Julia Carolyn McWilliams , born August 15, 1912, in Pasadena, California, was an American foodie, author, and television personality noted for her promotion of traditional French cuisine, especially through her shows on public television.
The daughter of a prosperous financier and consultant, McWilliams graduated from Smith College (BA, 1934) and occasionally worked in advertising. During World War II, from 1941 to 1945, she did clerical work in Ceylon (Sri Lanka) and China for the Office of Strategic Services (forerunner of the Central Intelligence Agency), where she met Paul Cushing Child, whom she married. in 1945.
During the Child’s six-year stay in Paris, he attended the Cordon Bleu cooking school for six months and studied privately with master chef Max Bugnard. She and two French friends, Simone Beck and Louisette Bertholle, founded L’École des Trois Gourmandes («The School of the Three Gourmands») in 1951 and later wrote the best-selling cookbook Mastering the Art of French Cooking, 2 vols. . (1961, 1970), which was praised for its clarity and comprehensiveness. Her culinary crusade was clearly expressed in her introduction:
This is a book for the American cook without servants who may be at times preoccupied with budgets, diets, schedules, baby food, mother-chauffeur syndrome, or anything else that might interfere with the pleasure of producing something wonderful to eat. .
The Childs settled in Cambridge, Massachusetts, in 1961, although they continued to visit Europe regularly and maintained a home in the south of France. A promotional television appearance led to an offer to host a cooking series on Boston’s public television station, and The French Chef premiered in 1962. The immensely popular show ran for 206 episodes. It promoted itself by trying to convince the American public to try cooking French food at home. With his humor, exuberance and unassuming, Child became an unlikely star. Although she often made mistakes while cooking, she remained unfazed, encouraging viewers to accept mishaps and continue cooking.Child , who had an imposing figure of 1.97 meters and a characteristic warbling voice, ended each show with a » Bon appétit! «
Numerous television series continued this success, including Julia Child and Company , Dinner at Julia’s , Baking with Julia , and In Julia’s Kitchen with Master Chefs . She produced a book under the name of each of her shows and also wrote The Way to Cook (1989) and Cooking with Master Chefs (1993). J ulia and Jacques Cooking at Home (1999) was co-written with chef Jacques Pépin, a friend with whom she also collaborated on television shows. Her autobiography, My Life in France(written in co-production with a great-nephew, Alex Prud’homme), was published in 2006. In 2009, Nora Ephron used that volume as half of the story she told in the film Julie & Julia , featuring Meryl Streep as the popular Chef.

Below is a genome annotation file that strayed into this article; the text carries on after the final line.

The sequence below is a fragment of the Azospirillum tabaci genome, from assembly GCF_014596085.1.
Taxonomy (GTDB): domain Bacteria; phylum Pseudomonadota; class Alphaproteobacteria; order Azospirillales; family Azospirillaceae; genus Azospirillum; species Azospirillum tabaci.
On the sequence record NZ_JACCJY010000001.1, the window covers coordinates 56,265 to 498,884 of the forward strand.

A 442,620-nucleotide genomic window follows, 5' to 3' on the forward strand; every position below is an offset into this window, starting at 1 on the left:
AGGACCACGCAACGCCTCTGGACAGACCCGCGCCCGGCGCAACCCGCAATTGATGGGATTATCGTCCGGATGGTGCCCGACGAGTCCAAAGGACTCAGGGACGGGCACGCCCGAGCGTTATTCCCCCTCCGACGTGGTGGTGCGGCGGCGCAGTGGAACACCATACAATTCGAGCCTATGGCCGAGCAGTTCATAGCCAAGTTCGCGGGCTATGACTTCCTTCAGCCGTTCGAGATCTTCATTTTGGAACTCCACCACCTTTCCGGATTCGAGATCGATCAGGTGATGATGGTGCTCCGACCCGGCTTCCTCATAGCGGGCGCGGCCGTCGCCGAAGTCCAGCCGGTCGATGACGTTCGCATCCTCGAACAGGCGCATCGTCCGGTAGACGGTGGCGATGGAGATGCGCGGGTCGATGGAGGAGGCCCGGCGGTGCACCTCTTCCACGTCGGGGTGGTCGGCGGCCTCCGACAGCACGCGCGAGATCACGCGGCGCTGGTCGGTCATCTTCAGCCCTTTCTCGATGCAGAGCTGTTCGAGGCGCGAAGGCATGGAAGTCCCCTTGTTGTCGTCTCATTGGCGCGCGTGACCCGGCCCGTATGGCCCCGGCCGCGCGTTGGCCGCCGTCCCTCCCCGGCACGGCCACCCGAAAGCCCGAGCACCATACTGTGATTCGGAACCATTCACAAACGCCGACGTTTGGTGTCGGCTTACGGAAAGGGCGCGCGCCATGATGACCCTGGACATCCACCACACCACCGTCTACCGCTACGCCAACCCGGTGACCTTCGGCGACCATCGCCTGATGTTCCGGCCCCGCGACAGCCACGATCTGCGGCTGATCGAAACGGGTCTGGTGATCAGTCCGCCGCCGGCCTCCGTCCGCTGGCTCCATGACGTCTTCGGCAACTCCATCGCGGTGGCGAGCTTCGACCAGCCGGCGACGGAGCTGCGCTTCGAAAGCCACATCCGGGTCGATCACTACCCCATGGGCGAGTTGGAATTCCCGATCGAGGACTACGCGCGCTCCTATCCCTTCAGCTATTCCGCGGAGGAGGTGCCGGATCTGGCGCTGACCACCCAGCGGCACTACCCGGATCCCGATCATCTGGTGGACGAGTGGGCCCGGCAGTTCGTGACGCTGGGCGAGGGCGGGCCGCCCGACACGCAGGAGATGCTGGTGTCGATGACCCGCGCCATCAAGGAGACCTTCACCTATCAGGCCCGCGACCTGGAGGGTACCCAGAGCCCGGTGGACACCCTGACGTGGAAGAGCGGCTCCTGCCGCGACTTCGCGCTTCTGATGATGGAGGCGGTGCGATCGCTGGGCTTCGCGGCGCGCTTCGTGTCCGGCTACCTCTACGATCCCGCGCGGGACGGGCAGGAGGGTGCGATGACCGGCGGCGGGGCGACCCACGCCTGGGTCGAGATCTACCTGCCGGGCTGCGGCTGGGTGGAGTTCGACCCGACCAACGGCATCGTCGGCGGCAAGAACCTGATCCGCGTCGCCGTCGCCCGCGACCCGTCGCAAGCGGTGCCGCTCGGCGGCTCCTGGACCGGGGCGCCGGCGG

Child received numerous honors during her career, including a Peabody Award (1964) and an Emmy Award (1966) for her work on television and a National Book Award (1980). She was named a member of the French Legion of Honor (2000) and received the Presidential Medal of Freedom (2003). A portion of her kitchen and some of her cookware are on display at the Smithsonian Institution in Washington, DC
-The only real stumbling block is fear of failure. In cooking you’ve got to have a what-the-hell attitude.
-People who love to eat are always the best people.
-The only time to eat diet food is when you’re waiting for a steak to cook.
-I enjoy cooking with wine. Sometimes I even put it in the food.
-Always remember: if you’re alone in the kitchen and you drop the lamb, you can always just pick it up. Who’s going to know?
-You never forget a beautiful thing that you have made,’ [Chef Bugnard] said. ‘Even after you eat it, it stays with you – always.
-Just like becoming an expert in wine–you learn by drinking it, the best you can afford–you learn about great food by finding the best there is, whether simply or luxurious.
-But I was a pure romantic, and only operating with half my burners turned on.
-One of the secrets, and pleasures, of cooking is to learn to correct something if it goes awry; and one of the lessons is to grin and bear it if it cannot be fixed.
-We had a happy marriage because we were together all the time. We were friends as well as husband and wife. We just had a good time.
-Until I discovered cooking, I was never really interested in anything.